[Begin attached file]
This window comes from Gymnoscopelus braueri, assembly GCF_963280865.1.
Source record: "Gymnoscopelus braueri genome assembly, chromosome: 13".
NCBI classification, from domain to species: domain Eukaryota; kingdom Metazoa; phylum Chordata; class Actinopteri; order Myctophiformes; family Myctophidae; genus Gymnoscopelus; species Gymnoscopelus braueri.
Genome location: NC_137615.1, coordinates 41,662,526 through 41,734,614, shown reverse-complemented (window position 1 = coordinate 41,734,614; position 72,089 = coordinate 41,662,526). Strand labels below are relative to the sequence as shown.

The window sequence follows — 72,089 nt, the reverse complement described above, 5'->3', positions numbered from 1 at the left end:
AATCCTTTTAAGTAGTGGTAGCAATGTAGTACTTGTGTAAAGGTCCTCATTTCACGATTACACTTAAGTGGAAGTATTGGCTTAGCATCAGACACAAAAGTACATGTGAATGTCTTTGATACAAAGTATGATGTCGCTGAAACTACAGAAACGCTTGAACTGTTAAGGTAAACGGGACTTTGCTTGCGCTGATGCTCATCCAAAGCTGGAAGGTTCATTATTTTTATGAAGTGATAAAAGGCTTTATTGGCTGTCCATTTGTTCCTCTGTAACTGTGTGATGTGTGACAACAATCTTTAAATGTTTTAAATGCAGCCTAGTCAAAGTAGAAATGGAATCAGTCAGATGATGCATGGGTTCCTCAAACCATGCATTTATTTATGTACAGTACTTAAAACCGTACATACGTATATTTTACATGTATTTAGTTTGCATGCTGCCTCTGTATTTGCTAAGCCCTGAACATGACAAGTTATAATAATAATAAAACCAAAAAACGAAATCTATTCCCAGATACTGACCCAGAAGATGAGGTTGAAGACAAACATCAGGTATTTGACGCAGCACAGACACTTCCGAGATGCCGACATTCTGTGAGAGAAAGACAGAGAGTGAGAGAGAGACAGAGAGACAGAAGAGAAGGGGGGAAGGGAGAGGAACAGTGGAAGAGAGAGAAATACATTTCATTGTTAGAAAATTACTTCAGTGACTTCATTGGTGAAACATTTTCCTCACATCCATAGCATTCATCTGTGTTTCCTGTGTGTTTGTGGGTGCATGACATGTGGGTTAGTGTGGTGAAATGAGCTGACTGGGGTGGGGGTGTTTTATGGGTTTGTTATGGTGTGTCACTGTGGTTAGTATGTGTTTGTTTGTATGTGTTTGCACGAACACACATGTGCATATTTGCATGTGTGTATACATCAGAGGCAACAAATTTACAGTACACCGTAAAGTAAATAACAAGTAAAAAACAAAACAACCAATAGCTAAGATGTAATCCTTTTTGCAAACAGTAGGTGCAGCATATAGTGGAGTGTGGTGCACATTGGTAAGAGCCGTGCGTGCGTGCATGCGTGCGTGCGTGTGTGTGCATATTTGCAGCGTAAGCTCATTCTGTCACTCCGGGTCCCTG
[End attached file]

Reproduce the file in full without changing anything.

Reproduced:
This window comes from Gymnoscopelus braueri, assembly GCF_963280865.1.
Source record: "Gymnoscopelus braueri genome assembly, chromosome: 13".
NCBI classification, from domain to species: domain Eukaryota; kingdom Metazoa; phylum Chordata; class Actinopteri; order Myctophiformes; family Myctophidae; genus Gymnoscopelus; species Gymnoscopelus braueri.
Genome location: NC_137615.1, coordinates 41,662,526 through 41,734,614, shown reverse-complemented (window position 1 = coordinate 41,734,614; position 72,089 = coordinate 41,662,526). Strand labels below are relative to the sequence as shown.

The window sequence follows — 72,089 nt, the reverse complement described above, 5'->3', positions numbered from 1 at the left end:
AATCCTTTTAAGTAGTGGTAGCAATGTAGTACTTGTGTAAAGGTCCTCATTTCACGATTACACTTAAGTGGAAGTATTGGCTTAGCATCAGACACAAAAGTACATGTGAATGTCTTTGATACAAAGTATGATGTCGCTGAAACTACAGAAACGCTTGAACTGTTAAGGTAAACGGGACTTTGCTTGCGCTGATGCTCATCCAAAGCTGGAAGGTTCATTATTTTTATGAAGTGATAAAAGGCTTTATTGGCTGTCCATTTGTTCCTCTGTAACTGTGTGATGTGTGACAACAATCTTTAAATGTTTTAAATGCAGCCTAGTCAAAGTAGAAATGGAATCAGTCAGATGATGCATGGGTTCCTCAAACCATGCATTTATTTATGTACAGTACTTAAAACCGTACATACGTATATTTTACATGTATTTAGTTTGCATGCTGCCTCTGTATTTGCTAAGCCCTGAACATGACAAGTTATAATAATAATAAAACCAAAAAACGAAATCTATTCCCAGATACTGACCCAGAAGATGAGGTTGAAGACAAACATCAGGTATTTGACGCAGCACAGACACTTCCGAGATGCCGACATTCTGTGAGAGAAAGACAGAGAGTGAGAGAGAGACAGAGAGACAGAAGAGAAGGGGGGAAGGGAGAGGAACAGTGGAAGAGAGAGAAATACATTTCATTGTTAGAAAATTACTTCAGTGACTTCATTGGTGAAACATTTTCCTCACATCCATAGCATTCATCTGTGTTTCCTGTGTGTTTGTGGGTGCATGACATGTGGGTTAGTGTGGTGAAATGAGCTGACTGGGGTGGGGGTGTTTTATGGGTTTGTTATGGTGTGTCACTGTGGTTAGTATGTGTTTGTTTGTATGTGTTTGCACGAACACACATGTGCATATTTGCATGTGTGTATACATCAGAGGCAACAAATTTACAGTACACCGTAAAGTAAATAACAAGTAAAAAACAAAACAACCAATAGCTAAGATGTAATCCTTTTTGCAAACAGTAGGTGCAGCATATAGTGGAGTGTGGTGCACATTGGTAAGAGCCGTGCGTGCGTGCATGCGTGCGTGCGTGTGTGTGCATATTTGCAGCGTAAGCTCATTCTGTCACTCCGGGTCCCTG